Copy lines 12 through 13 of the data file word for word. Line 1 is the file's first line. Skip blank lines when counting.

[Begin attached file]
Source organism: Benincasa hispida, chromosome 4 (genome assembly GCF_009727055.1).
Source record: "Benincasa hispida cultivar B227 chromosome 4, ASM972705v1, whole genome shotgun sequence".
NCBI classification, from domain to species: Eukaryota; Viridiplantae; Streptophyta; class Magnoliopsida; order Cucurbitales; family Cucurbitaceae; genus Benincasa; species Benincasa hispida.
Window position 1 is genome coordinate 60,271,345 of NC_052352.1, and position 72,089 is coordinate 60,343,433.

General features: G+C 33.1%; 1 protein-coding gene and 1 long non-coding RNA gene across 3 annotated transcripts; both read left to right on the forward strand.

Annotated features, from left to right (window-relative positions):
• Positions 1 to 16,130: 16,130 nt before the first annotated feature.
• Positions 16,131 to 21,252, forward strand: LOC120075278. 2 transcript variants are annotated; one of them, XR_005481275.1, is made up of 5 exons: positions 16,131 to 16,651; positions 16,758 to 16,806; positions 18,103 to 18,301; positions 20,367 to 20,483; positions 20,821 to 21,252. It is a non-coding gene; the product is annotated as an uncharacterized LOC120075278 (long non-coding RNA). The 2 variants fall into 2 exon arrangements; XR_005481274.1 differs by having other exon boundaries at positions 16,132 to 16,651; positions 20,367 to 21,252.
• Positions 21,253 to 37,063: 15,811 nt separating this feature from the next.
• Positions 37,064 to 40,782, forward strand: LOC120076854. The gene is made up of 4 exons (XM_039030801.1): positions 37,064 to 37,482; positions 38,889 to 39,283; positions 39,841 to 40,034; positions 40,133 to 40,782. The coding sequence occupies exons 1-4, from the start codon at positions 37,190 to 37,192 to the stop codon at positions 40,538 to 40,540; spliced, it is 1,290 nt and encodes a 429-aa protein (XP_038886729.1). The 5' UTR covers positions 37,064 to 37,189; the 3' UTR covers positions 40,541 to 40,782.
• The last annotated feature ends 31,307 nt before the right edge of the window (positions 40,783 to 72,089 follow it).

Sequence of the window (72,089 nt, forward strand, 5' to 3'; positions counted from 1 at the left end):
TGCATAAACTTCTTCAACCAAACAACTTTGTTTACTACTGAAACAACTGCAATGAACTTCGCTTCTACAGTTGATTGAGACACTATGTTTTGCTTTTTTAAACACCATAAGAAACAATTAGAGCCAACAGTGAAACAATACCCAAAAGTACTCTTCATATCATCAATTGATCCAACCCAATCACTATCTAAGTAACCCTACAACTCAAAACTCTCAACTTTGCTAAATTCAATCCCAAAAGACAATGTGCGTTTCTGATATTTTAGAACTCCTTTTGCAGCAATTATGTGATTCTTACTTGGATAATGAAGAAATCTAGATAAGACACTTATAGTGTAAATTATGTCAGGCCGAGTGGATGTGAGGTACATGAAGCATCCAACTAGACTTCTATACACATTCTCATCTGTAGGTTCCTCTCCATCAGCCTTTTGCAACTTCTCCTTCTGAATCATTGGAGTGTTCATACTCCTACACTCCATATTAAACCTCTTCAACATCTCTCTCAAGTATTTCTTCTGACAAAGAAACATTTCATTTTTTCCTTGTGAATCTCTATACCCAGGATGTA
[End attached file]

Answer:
Sequence of the window (72,089 nt, forward strand, 5' to 3'; positions counted from 1 at the left end):
TGCATAAACTTCTTCAACCAAACAACTTTGTTTACTACTGAAACAACTGCAATGAACTTCGCTTCTACAGTTGATTGAGACACTATGTTTTGCTTTTTTAAACACCATAAGAAACAATTAGAGCCAACAGTGAAACAATACCCAAAAGTACTCTTCATATCATCAATTGATCCAACCCAATCACTATCTAAGTAACCCTACAACTCAAAACTCTCAACTTTGCTAAATTCAATCCCAAAAGACAATGTGCGTTTCTGATATTTTAGAACTCCTTTTGCAGCAATTATGTGATTCTTACTTGGATAATGAAGAAATCTAGATAAGACACTTATAGTGTAAATTATGTCAGGCCGAGTGGATGTGAGGTACATGAAGCATCCAACTAGACTTCTATACACATTCTCATCTGTAGGTTCCTCTCCATCAGCCTTTTGCAACTTCTCCTTCTGAATCATTGGAGTGTTCATACTCCTACACTCCATATTAAACCTCTTCAACATCTCTCTCAAGTATTTCTTCTGACAAAGAAACATTTCATTTTTTCCTTGTGAATCTCTATACCCAGGATGTA